Determining what proper goldfish tanks should be like is every bit as important as determining what proper tropical fish tanks should be like. We often think of tropical fish as requiring special care, and that's true. It's also true that goldfish, if they are to remain healthy and live out their normal life spans, require their own special care.
Goldfish are often thought of as being short-lived fish. That is simply not true, as a goldfish typically has a life span in excess of 10 years. What is true is that when placed in something other than a proper tank, like a goldfish bowl, a goldfish may indeed be short lived. A goldfish in a small bowl is unlikely to live for 10 years. Blame it on the small bowl, or the goldfish's owner if you will. For one thing, because of its shape, the goldfish bowl does not provide a large water surface area, necessary in keeping the oxygen content in the water at a required level. In addition, a single goldfish requires quite a bit of water, about 20 gallons to be exact. You will not find many 20-gallon goldfish bowls on the market and, if you have two goldfish, you'd better be looking at a 30-gallon bowl. An aquarium style container is definitely what you need, unless of course you are going to keep the fish in an outdoor pond.
Even inexpensive common goldfish can be extremely attractive to look at, and deserve to be placed in an environment where they will thrive. Their availability and low cost should not diminish from their value as pets, and as ornamental fish. Some types, especially the more common types, can become quite large over time, require plenty of room to roam, plus they will create quite a bit of waste. A 20 gallon tank for one fish is really the absolute minimum size that should be considered. Get a 55 gallon tank and 3 or 4 goldfish, and you can then sit back and enjoy watching them.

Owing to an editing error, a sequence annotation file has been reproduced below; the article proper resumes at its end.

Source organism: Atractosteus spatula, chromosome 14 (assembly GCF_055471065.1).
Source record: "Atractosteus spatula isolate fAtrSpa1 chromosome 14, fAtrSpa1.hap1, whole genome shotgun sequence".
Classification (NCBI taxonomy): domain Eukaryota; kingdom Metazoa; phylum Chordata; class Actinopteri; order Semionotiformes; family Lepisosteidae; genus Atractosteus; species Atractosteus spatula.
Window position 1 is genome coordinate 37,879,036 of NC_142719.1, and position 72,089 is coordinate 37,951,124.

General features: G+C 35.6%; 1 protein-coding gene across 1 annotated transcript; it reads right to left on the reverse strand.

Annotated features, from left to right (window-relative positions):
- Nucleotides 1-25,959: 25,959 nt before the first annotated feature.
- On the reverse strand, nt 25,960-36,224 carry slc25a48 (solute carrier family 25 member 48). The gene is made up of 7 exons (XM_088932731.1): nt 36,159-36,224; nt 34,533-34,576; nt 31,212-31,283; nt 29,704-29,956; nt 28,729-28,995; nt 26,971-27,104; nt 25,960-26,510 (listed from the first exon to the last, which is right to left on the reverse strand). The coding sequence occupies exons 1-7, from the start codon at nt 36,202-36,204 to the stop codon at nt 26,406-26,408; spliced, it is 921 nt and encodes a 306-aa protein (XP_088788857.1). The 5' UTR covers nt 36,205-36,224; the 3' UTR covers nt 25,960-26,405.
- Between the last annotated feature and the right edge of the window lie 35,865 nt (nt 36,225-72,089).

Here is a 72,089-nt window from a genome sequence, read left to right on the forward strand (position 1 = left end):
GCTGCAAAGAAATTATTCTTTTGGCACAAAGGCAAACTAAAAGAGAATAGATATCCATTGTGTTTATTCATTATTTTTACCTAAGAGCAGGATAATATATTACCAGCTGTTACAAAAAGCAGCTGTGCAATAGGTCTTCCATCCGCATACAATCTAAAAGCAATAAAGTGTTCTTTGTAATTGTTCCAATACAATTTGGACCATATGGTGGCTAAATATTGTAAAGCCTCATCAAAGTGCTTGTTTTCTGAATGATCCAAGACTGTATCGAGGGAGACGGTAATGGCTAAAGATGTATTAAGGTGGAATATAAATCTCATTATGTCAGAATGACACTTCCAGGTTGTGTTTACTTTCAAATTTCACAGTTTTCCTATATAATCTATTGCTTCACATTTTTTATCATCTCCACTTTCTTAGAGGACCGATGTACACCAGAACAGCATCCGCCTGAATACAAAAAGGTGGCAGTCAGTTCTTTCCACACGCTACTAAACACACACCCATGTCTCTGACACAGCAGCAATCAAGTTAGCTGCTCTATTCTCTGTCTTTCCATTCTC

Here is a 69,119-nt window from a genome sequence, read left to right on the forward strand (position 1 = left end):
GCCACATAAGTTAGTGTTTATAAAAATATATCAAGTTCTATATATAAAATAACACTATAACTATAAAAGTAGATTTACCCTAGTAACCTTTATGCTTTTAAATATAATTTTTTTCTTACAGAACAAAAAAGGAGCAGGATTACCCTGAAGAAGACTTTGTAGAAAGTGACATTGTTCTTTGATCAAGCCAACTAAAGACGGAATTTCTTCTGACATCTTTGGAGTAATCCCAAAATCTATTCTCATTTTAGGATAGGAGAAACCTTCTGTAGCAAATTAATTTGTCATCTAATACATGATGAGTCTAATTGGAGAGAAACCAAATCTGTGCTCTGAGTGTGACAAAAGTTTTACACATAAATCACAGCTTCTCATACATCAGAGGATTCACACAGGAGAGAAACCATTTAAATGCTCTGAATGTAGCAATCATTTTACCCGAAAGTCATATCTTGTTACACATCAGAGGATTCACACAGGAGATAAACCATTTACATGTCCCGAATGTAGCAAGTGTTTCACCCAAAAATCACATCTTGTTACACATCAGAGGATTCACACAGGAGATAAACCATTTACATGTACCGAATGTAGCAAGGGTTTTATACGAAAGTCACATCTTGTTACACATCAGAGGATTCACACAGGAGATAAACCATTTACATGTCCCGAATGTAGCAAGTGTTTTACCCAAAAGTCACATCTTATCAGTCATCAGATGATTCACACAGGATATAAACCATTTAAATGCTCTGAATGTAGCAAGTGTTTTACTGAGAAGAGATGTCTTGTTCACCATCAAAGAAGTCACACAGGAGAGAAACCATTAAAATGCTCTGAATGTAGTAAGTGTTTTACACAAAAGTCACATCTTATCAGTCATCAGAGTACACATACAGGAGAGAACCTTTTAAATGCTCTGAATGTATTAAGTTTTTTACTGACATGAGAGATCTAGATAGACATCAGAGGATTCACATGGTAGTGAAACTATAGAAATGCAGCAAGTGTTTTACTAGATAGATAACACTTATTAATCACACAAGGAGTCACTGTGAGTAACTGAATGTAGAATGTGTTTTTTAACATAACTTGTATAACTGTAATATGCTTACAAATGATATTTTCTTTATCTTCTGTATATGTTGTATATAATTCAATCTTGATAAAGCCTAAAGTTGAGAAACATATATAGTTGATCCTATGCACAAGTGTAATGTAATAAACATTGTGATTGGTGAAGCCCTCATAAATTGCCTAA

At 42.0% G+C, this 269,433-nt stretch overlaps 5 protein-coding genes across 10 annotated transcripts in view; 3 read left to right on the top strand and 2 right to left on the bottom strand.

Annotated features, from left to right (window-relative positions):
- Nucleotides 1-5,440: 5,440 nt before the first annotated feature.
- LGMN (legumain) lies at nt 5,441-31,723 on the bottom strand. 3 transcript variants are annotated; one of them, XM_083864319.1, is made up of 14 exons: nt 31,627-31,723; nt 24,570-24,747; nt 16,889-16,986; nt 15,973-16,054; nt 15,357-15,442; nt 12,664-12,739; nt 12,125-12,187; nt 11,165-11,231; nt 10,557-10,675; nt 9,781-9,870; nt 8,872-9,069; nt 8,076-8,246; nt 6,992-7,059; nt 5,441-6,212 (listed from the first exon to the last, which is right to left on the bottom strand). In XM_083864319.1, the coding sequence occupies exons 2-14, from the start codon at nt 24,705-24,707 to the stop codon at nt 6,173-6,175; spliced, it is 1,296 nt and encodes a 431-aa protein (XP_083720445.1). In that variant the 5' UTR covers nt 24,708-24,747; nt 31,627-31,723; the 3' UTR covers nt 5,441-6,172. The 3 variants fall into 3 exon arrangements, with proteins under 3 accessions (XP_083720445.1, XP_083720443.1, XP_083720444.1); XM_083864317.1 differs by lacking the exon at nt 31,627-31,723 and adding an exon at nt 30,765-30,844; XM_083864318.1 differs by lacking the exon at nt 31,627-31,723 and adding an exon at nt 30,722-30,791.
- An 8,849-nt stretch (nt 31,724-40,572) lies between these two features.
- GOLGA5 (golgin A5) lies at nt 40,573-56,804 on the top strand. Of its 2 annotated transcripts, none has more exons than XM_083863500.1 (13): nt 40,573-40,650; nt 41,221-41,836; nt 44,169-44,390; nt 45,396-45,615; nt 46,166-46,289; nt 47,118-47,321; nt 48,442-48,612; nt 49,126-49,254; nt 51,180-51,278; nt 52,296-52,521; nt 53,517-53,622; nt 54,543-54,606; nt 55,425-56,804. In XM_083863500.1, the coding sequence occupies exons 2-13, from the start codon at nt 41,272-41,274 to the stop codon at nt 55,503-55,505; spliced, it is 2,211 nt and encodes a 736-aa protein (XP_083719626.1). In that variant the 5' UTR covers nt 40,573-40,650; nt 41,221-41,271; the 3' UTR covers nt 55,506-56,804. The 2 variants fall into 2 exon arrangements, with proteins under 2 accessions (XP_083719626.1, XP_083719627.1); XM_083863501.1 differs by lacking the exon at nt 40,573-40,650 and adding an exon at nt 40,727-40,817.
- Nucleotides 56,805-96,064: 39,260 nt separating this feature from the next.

Of course goldfish tanks holding only goldfish and water are not much to look at, and are not good for the goldfish either. Since the goldfish is a cold water fish, you do not usually need to worry about installing a water heater. You do need to install an air pump to provide oxygen, and a filter to keep the water clean enough for the fish. You should also consider plenty of plant life, not only for appearance, and as a secondary though minor source of fish food, but also because plants can also assist in the filtering process. Goldfish are usually very fond of eating plants however, so plan on having to replace plants fairly often.
To keep the water at a sufficient quality you'll want to be changing some out on a weekly basis. Note the use of the word "some". You do not need to completely empty and refill goldfish tanks every week. For one thing, that's not particularly good for the fish. What you want to be doing is removing as much waste as you can with each water change, and taking out and replacing only about a quarter of the water volume each time. One problem that can happen if you change all the water out (besides having to remove the fish in the process), is that significant differences in temperature between the old water and the new water can be extremely stressful to the goldfish. By taking out and replacing only a portion of the water at one time, temperature changes are minimized.
When you do settle upon a tank that is large enough, it is obviously going to be very heavy. Twenty-gallon tanks when filled, will contain 160 pounds of water. Add that to the weight of the empty tank, and you can see the need to have a very sturdy stand or piece of furniture to keep the tank on. The location of the tank is of importance as well. Keep the tank away from heat sources. Goldfish are not tropical fish. And keep the tank out of direct sunlight. Indirect light is best. Do not keep the tank and fish in a darkened room for long, the goldfish will start to lose their characteristic colors! A lighted tank where the light is on no more than 8 to 10 hours a day is about right. Fluorescent lights are often a good choice for hood or canopy lighting.
Goldfish are not simple-minded as some would believe, but are actually somewhat intelligent, and have a sense of curiosity. You can put plenty of things in goldfish tanks that the fish can swim through, around, or under, adding a little variety to their routine. Gravel on the bottom is almost a must, plus the fact that the fish seem to enjoy nosing around in the gravel. Just avoid things which may have sharp edges which could cause injuries to the fish.
While it may seem to be quite a huge enterprise for a few fish, large goldfish tanks are the price that must be paid if you plan on having healthy fish for a number of years.